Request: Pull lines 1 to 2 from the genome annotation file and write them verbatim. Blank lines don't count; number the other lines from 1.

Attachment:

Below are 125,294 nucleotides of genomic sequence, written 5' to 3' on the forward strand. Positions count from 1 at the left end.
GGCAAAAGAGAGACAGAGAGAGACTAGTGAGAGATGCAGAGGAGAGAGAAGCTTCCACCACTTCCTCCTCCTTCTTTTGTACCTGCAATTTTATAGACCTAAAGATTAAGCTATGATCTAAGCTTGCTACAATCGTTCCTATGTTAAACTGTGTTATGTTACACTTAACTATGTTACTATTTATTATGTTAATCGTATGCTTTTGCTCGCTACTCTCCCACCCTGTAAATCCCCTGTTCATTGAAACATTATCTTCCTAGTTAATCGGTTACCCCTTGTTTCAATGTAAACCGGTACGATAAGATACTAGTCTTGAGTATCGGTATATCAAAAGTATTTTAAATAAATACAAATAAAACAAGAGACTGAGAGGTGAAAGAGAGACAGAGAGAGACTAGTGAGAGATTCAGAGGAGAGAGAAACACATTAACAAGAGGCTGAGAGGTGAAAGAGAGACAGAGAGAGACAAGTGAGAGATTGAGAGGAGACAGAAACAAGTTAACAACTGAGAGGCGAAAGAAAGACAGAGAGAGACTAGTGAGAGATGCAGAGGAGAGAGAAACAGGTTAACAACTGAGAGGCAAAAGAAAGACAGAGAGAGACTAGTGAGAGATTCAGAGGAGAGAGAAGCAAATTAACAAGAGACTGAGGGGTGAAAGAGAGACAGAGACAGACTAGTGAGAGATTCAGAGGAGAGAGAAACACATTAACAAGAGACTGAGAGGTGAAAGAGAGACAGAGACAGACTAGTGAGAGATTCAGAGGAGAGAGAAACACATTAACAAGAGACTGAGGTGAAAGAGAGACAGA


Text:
Below are 125,294 nucleotides of genomic sequence, written 5' to 3' on the forward strand. Positions count from 1 at the left end.
GGCAAAAGAGAGACAGAGAGAGACTAGTGAGAGATGCAGAGGAGAGAGAAGCTTCCACCACTTCCTCCTCCTTCTTTTGTACCTGCAATTTTATAGACCTAAAGATTAAGCTATGATCTAAGCTTGCTACAATCGTTCCTATGTTAAACTGTGTTATGTTACACTTAACTATGTTACTATTTATTATGTTAATCGTATGCTTTTGCTCGCTACTCTCCCACCCTGTAAATCCCCTGTTCATTGAAACATTATCTTCCTAGTTAATCGGTTACCCCTTGTTTCAATGTAAACCGGTACGATAAGATACTAGTCTTGAGTATCGGTATATCAAAAGTATTTTAAATAAATACAAATAAAACAAGAGACTGAGAGGTGAAAGAGAGACAGAGAGAGACTAGTGAGAGATTCAGAGGAGAGAGAAACACATTAACAAGAGGCTGAGAGGTGAAAGAGAGACAGAGAGAGACAAGTGAGAGATTGAGAGGAGACAGAAACAAGTTAACAACTGAGAGGCGAAAGAAAGACAGAGAGAGACTAGTGAGAGATGCAGAGGAGAGAGAAACAGGTTAACAACTGAGAGGCAAAAGAAAGACAGAGAGAGACTAGTGAGAGATTCAGAGGAGAGAGAAGCAAATTAACAAGAGACTGAGGGGTGAAAGAGAGACAGAGACAGACTAGTGAGAGATTCAGAGGAGAGAGAAACACATTAACAAGAGACTGAGAGGTGAAAGAGAGACAGAGACAGACTAGTGAGAGATTCAGAGGAGAGAGAAACACATTAACAAGAGACTGAGGTGAAAGAGAGACAGA